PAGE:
Urbanisation is a continuing process. This means that unfortunately, pockets of land where wild animals may live and thrive are slowly but inexorably diminishing. There are species which were plentiful previous to the Second World War, but are now already extinct, while others are in danger of becoming so within our lifetime unless we preserve them carefully.

It is amazingly ironic that in order for certain Maltese fauna to survive, it can only do so at this point through the intervention of the human population, when it had been the unrelenting progress of humanity in the first place that had displaced and depopulated such endemic animals and their habitats. What’s more, it’s indisputable that once a wild species starts to be controlled through husbandry, its imminent domestication is inevitable, which is why such species lose those traits which render them wild.

At present, there are still around twenty wild mammals present on the Maltese Islands. Many of these are rarely seen, and yet, they are still a presence, albeit a silent and diminishing one. Some of the most prominent of the wild mammals found on our shores are the following:

The Algerian Hedgehog (Qanfud)

This is the only species of hedgehog found on the Maltese Islands. It is characterised by its covering of spines, which offer it protection. Each one of these spines is about 1mm thick and 25mm long. This kind of hedgehog is generally around 22.5cm long with a short tail, a pointed snout and small rounded ears. During the day, it hides under vegetation or in deep holes, while it emerges at sunset to look for insects, snails, slugs and earthworms. When it feels threatened, the hedgehog rolls into a ball, pushing its head between its front legs and pulling its hind legs to cover its nose and eyes.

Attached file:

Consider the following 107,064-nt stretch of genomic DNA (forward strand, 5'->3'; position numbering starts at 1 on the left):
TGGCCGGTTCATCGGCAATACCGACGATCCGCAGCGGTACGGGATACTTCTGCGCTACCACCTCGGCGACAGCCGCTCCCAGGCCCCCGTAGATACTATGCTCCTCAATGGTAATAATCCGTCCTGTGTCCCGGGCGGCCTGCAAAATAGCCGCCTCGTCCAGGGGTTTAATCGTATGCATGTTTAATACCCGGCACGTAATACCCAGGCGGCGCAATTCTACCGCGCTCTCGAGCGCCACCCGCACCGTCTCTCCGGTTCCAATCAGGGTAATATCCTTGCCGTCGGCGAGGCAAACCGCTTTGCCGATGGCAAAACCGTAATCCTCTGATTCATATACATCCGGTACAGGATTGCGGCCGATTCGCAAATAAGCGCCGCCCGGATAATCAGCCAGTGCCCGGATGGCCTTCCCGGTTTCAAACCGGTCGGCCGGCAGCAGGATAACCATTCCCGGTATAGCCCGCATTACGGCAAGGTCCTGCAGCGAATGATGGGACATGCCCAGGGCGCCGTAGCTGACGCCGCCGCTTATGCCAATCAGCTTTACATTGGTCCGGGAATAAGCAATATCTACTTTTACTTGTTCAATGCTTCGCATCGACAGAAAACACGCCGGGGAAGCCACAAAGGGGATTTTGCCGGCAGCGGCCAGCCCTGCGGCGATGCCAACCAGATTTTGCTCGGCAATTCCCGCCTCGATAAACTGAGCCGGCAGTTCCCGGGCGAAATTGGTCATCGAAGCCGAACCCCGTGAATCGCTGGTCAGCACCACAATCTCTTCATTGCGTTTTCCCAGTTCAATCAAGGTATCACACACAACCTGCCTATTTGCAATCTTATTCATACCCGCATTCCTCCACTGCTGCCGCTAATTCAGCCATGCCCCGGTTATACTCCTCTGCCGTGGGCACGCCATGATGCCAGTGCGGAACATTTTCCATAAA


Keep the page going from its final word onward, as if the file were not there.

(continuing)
Image source: Hazelmountain


The Weasel (Ballottra)

The weasel had been portrayed on the old Maltese cent coins, and yet the fact remains that very few people have actually seen one up close locally. The weasel has light brown-coloured fur on the back which becomes white on its belly. The male is generally larger than the female, and measures approximately between 13 and 30cm (tail included). The weasel is carnivorous, and usually eats mice and rats. It’s also able to climb trees and sometimes eats fledgling birds. Weasels breed in late spring or early summer. This animal is becoming very rare due to loss of habitat as more and more countryside is being developed.


Image source: Wikipedia


The Wild Rabbit (Fenek Salvaġġ)

In the past, wild rabbits were so plentiful as to be almost classified as pests. Locals hunted them assiduously for the pot, especially since the rabbit is a traditional Maltese dish. Nowadays, wild rabbits are much rarer due to unsuitable habitat. The wild rabbit is much smaller than the domesticated variety, being only some 30cm in total length. It inhabits areas with low grass, fields and garigue. It burrows and eats roots, and lives in family groups.


Image source: Source


The Sicilian Shrew (Ġurdien ta’ Geddumu Twil)

I’m sure that many of you have heard, if not read, Shakespeare’s Taming of the Shrew. A shrew is a small mouse-like mammal with a long pointed snout and small eyes. It does not exceed 10-12cm in length (including the tail) and the fur on its back is usually a light grey colour with some brownish patches, while the underside of its body is an off-white colour. It is a nocturnal species which often uses burrows dug by other mammals as shelters, but it also sometimes uses simple cracks in rocks or leaf litter. Shrews live in open shrubland and maquis, but also in some woodlands. It has highly sensitive whiskers and a good sense of smell, compensating for its poor eyesight. It feeds mainly on earthworms, but also on the carcasses of rodents and reptiles.


Image source: TheTimes